Isn't 3711 Wyeast?  Does White have one, too?
It's the French Saison yeast

Yeah, I know.  But does White call it 3711 also?  Since I don't use White, I honestly don't know

Wyeast 3711 is what I meant. Belle Saison (dry) is said to be very close. I don't know what Dave Taylor has equivalent on his spreadsheet.

Hey, you know how easily confused I am!
Life begins at 60.....1.060, that is!

www.dennybrew.com

The best, sharpest, funniest, weirdest and most knowledgable minds in home brewing contribute on the AHA forum. - Alewyfe

"The whole problem with the world is that fools and fanatics are always so certain of themselves, and wiser people so full of doubts." - Bertrand Russell

Offline hopfenundmalz

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Re: Diastatic yeast as a purposeful secondary fermenter
« Reply #19 on: December 04, 2019, 09:40:25 PM »

A few random comments....

That's way too high an OG for a tripel.  The ABV of a tripel depends on a lw FG not a high OG

You have no sugar in there.  Not only is it pretty much standard for a tripel, bit not using it 2 I'll seriously limit the attenuation you can get.

With that grist, no matter what yeast you use, you likely won't get the kind of attenuation you're looking for.  Keep in mind that the attenuation rating of a yeast is simply a way of comparing it to another yeast, not an indication of the attenuation you'll necessarily get.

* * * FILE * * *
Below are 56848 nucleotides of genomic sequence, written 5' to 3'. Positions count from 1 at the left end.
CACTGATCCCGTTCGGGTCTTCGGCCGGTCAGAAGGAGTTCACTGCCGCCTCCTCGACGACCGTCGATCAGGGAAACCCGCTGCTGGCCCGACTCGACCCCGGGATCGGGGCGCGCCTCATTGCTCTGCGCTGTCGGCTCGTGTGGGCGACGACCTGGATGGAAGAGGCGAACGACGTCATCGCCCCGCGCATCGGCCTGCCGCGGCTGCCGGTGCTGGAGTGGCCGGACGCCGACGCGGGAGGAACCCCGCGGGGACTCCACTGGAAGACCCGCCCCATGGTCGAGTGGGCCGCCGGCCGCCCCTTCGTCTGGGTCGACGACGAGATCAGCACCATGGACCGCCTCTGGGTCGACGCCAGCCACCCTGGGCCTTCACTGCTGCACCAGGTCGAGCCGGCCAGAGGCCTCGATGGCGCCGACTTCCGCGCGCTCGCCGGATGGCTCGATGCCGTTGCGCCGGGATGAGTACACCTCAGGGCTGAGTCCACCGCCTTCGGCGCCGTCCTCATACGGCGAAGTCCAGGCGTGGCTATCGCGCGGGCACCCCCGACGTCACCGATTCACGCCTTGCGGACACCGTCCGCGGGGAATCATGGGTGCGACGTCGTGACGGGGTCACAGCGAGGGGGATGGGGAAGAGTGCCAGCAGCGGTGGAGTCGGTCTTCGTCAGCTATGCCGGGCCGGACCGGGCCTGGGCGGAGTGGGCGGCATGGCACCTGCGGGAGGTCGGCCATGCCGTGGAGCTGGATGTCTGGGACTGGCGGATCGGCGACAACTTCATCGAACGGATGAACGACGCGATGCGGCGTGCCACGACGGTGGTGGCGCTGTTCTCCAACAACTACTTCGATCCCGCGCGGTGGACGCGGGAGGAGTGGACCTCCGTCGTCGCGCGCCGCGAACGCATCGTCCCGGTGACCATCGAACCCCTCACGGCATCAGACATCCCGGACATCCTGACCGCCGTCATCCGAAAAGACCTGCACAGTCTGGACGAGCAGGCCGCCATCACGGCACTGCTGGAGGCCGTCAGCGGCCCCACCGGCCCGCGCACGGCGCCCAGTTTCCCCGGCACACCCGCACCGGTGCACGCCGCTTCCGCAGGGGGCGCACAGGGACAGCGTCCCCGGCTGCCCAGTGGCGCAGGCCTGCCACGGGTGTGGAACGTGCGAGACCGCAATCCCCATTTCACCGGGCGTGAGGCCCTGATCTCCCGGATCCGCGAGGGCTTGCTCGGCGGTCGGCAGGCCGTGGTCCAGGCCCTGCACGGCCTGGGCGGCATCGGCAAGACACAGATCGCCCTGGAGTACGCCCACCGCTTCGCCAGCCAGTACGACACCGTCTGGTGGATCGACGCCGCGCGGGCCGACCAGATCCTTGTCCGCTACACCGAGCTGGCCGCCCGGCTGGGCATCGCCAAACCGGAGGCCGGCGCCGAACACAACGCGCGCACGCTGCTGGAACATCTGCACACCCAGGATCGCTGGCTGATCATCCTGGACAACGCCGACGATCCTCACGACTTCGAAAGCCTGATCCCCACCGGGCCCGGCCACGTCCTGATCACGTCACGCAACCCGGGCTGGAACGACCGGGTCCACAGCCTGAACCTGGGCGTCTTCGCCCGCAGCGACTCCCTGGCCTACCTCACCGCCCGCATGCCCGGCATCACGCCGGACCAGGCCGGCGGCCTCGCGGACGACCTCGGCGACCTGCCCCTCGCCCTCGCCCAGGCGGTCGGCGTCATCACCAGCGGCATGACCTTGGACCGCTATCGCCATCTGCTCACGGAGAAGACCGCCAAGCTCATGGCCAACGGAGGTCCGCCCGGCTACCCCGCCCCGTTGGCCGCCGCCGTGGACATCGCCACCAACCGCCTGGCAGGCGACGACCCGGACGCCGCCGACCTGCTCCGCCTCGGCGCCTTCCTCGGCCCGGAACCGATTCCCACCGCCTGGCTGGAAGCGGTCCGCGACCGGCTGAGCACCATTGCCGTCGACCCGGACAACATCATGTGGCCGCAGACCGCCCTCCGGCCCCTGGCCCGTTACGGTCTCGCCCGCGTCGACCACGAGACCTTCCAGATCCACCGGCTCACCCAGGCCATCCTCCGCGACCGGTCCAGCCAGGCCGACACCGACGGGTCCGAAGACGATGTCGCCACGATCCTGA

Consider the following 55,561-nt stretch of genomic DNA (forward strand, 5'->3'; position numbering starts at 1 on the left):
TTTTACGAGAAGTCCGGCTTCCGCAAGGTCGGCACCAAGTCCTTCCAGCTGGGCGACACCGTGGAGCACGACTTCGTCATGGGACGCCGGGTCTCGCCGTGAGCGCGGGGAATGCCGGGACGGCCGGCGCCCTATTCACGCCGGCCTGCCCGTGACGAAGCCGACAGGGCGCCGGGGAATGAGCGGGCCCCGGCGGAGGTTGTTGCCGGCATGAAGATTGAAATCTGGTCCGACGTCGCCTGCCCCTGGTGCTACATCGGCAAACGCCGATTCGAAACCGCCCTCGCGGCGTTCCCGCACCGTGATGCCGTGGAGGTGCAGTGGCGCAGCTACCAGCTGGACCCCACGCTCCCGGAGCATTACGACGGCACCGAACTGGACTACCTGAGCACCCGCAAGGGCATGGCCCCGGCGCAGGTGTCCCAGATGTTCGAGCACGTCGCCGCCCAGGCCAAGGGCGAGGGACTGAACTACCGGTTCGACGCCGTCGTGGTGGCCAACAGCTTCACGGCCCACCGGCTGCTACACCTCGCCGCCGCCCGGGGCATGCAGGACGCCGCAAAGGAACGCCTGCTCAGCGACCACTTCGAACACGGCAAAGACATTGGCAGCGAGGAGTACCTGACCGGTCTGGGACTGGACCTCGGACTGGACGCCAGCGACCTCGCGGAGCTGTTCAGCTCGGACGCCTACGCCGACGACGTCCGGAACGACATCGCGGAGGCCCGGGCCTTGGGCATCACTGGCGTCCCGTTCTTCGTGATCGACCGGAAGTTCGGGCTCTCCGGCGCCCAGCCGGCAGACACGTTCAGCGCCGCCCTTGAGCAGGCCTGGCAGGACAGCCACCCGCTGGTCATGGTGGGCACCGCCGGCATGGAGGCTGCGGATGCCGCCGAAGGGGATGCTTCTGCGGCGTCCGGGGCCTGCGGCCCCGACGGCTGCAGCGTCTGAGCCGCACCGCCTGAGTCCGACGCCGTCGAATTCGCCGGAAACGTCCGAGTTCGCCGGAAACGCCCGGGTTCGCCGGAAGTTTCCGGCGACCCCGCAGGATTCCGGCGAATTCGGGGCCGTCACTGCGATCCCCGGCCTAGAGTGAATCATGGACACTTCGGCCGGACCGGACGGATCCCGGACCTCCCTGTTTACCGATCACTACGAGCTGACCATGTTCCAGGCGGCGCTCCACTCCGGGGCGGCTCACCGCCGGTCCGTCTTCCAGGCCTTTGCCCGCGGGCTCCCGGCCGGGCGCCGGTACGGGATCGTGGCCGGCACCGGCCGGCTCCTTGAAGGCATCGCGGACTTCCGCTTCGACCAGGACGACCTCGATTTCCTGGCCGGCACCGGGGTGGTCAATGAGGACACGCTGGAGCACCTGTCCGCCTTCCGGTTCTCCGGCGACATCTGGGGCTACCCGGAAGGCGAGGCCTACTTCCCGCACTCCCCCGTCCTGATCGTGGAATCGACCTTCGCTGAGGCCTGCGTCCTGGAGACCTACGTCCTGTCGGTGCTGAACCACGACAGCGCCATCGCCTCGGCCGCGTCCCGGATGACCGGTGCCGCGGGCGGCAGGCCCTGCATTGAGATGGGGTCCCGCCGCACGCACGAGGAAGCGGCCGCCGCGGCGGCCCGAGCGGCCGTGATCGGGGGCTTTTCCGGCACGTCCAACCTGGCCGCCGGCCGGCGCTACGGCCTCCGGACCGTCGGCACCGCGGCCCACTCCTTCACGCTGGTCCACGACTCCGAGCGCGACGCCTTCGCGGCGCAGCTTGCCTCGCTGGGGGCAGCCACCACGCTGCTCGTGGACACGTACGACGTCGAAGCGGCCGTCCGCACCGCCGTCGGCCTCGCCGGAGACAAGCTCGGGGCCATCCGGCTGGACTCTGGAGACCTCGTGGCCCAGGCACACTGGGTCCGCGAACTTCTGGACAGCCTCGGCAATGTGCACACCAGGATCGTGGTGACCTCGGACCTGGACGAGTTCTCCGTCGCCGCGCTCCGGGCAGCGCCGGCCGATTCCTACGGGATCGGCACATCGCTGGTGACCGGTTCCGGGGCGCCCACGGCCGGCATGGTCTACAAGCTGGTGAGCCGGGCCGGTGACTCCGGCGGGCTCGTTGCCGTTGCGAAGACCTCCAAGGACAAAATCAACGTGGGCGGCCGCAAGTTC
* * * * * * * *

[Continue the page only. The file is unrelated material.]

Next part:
My advice is to let this one ride, take what you get, and reformulate the recipe for next time.

Yea, haha [airquotes] "tripel" [/airquotes]. 

Thanks for the advice!  I didn't know that about attenuation.  I thought it was just the percentage of the wort sugars the yeast consumes on average. 

I'm going to go with hopfenundmalz's suggestion of WLP3711.  I will desperately try to remember to update this to let you know how it rides!

Isn't 3711 Wyeast?  Does White have one, too?
It's the French Saison yeast

Yeah, I know.  But does White call it 3711 also?  Since I don't use White, I honestly don't know

Wyeast 3711 is what I meant. Belle Saison (dry) is said to be very close. I don't know what Dave Taylor has equivalent on his spreadsheet.

Hey, you know how easily confused I am!

I've noticed Wyeast has a 4 digit code, White Labs has a 3 digit code.
Jeff Rankert
AHA Governing Committee
AHA Lifetime Member
BJCP National
Ann Arbor Brewers Guild
Home-brewing, not just a hobby, it is a lifestyle!

Offline denny

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Re: Diastatic yeast as a purposeful secondary fermenter
« Reply #20 on: December 04, 2019, 09:58:20 PM »
I've noticed Wyeast has a 4 digit code, White Labs has a 3 digit code.

That I was aware of, which threw me.
Life begins at 60.....1.060, that is!

www.dennybrew.com

The best, sharpest, funniest, weirdest and most knowledgable minds in home brewing contribute on the AHA forum. - Alewyfe

"The whole problem with the world is that fools and fanatics are always so certain of themselves, and wiser people so full of doubts." - Bertrand Russell

Offline BBTNT

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Re: Diastatic yeast as a purposeful secondary fermenter
« Reply #21 on: December 09, 2019, 04:51:11 PM »
Found an Omega strain called "Saisonstein's Monster" that I decided to go with.  It's basically a mash up of a Belgian ale & diastatic French saison.  It hits in the 90% attenuation I was looking for without having to juggle the two previously discussed diastatic & regular strains.  I'll let you know how it goes!